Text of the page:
I asked Cathy if I could post this to my blog and she said yes. She doesn’t have a website — yet — but I’ll update this post when she does.

She’s also about to open an art gallery to showcase the works of others, and I think that’s such a perfect thing for her to do.

We always need reminders of what’s beautiful in the world, and how others see that beauty.

Your friend,


Oct 23, 2013 - Uncategorized    No Comments

Bishop Bling

A simple daisy

A simple daisy. (Photo credit:

Dear Pope Francis —

I jumped up and down and did a skyward fist-pump in your honor when I read that you’d suspended Tebartz-van Elst (also known as “Bishop Bling) for his egregious excesses.

For too long, many in the Church hierarchy have lived in opulence, while claiming to be representatives of Jesus on Earth. I’m so happy you are addressing this. The money spent by Bishop Bling could have done so much more good had it been directed towards the poor and vulnerable of his diocese. I hope there is some way to reclaim what was spent and put it into the hands of those that truly need it.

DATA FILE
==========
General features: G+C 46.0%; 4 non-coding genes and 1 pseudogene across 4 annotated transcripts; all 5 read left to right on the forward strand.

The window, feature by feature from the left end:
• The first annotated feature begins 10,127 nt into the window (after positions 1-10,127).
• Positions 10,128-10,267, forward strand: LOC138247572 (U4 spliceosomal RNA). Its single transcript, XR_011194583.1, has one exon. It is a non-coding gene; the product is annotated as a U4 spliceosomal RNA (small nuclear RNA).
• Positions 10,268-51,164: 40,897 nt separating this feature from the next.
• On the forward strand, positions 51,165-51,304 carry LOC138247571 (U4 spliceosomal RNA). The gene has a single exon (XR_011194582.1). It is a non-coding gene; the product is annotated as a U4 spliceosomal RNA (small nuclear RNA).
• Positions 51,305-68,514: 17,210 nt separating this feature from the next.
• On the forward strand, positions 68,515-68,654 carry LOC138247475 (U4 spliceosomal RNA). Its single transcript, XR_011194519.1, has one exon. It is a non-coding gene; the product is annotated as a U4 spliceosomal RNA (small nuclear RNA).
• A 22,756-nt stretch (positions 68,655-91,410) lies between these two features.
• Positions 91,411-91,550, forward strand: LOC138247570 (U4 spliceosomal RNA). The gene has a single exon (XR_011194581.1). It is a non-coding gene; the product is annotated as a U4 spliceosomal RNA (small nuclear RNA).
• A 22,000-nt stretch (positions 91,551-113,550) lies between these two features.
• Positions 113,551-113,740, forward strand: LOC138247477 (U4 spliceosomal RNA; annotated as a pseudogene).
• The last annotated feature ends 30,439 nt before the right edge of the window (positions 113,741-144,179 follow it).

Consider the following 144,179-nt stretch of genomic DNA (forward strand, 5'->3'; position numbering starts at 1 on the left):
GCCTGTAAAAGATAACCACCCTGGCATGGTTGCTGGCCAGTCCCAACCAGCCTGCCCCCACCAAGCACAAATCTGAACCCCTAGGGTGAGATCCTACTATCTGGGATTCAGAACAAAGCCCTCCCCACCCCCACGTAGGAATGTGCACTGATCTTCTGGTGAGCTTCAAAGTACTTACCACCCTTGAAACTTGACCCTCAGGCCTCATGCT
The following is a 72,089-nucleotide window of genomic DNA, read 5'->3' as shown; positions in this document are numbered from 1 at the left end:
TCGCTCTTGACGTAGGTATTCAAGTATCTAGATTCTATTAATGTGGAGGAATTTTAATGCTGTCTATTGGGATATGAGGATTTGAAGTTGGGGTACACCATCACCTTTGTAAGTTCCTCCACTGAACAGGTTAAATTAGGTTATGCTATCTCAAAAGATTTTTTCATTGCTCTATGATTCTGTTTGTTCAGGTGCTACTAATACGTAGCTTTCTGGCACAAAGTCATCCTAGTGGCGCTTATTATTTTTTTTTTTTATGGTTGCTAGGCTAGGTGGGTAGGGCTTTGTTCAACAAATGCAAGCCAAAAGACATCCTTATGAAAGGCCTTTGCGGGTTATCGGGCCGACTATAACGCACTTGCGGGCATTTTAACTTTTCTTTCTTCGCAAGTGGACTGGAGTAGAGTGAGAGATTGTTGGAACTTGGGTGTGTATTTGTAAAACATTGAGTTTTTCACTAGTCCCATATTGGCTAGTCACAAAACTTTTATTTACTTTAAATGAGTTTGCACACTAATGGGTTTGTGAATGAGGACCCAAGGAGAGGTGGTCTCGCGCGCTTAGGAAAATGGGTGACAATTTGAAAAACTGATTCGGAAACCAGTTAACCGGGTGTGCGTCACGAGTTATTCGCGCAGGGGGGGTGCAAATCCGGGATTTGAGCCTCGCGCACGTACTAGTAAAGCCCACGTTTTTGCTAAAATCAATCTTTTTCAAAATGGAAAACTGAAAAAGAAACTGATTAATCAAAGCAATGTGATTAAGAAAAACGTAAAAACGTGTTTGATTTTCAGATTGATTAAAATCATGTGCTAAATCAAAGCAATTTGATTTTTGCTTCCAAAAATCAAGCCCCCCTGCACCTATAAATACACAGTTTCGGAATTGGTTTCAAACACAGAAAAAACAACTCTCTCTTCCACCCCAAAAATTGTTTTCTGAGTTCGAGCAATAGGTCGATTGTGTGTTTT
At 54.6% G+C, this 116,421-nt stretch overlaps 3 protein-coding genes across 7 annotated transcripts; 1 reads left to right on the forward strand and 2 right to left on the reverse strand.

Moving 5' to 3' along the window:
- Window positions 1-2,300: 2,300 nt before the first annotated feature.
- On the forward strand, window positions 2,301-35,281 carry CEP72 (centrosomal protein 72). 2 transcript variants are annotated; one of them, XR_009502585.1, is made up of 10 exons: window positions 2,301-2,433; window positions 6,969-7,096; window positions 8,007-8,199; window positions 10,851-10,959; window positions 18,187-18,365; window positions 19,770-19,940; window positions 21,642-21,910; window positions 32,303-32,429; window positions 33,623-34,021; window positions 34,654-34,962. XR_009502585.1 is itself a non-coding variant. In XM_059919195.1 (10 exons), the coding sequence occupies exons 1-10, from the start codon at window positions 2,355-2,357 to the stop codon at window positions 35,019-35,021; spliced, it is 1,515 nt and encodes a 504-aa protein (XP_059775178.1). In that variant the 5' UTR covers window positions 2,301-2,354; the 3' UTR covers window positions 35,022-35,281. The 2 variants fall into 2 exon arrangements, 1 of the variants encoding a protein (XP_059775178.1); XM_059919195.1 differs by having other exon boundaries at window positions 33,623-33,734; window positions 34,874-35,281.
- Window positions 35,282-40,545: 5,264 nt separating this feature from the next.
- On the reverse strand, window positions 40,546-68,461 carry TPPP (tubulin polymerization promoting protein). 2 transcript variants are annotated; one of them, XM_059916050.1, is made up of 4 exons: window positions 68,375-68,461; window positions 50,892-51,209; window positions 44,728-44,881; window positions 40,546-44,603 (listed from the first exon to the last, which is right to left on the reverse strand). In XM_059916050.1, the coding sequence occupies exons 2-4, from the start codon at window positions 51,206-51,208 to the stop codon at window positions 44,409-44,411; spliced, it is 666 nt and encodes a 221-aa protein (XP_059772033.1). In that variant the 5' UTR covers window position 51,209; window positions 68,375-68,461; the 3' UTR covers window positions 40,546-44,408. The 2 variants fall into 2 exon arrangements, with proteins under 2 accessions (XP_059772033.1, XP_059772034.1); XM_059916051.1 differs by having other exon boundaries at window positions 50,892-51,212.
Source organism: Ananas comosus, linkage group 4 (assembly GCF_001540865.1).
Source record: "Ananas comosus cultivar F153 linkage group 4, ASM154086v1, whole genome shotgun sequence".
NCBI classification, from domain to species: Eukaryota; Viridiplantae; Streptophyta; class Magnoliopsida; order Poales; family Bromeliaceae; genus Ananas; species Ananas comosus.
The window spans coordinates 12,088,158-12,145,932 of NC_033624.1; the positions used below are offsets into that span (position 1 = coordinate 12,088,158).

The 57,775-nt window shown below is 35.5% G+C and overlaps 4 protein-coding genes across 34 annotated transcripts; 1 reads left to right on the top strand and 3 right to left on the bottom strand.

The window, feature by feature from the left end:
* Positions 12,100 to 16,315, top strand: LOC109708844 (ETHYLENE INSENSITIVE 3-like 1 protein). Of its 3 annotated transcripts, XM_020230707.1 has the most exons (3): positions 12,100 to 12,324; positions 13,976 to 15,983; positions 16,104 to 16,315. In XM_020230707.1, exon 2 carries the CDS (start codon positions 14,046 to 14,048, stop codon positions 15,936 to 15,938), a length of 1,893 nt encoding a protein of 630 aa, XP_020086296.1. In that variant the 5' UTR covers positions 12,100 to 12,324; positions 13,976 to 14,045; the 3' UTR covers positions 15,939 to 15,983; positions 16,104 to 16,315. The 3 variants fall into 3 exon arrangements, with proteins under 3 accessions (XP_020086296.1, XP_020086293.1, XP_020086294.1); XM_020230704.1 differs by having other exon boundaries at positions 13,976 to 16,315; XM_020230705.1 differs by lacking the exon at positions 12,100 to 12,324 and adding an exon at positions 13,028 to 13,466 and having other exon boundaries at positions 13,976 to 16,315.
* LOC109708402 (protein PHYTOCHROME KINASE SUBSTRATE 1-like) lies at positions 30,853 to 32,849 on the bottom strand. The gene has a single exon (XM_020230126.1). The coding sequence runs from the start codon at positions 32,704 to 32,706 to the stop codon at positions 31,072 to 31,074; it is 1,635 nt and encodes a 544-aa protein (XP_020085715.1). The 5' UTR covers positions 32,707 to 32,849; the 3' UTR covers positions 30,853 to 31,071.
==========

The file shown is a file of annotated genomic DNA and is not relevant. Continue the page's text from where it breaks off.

Your friend,


Oct 16, 2013 - Uncategorized    No Comments

New song from the Maccabeats

Dear Pope Francis,

I really like the Maccabeats. They’re a Jewish a cappella group made up of students from Yeshiva University in New York. They have a new song out. They usually sing in English — or mostly in English — but this one is all in Hebrew. I don’t speak Hebrew, but still liked the video.

Here’s a link if it doesn’t play for you.

It’s a bit early for Hanukkah, but this is one of my favorite Maccabeats videos:

Your friend,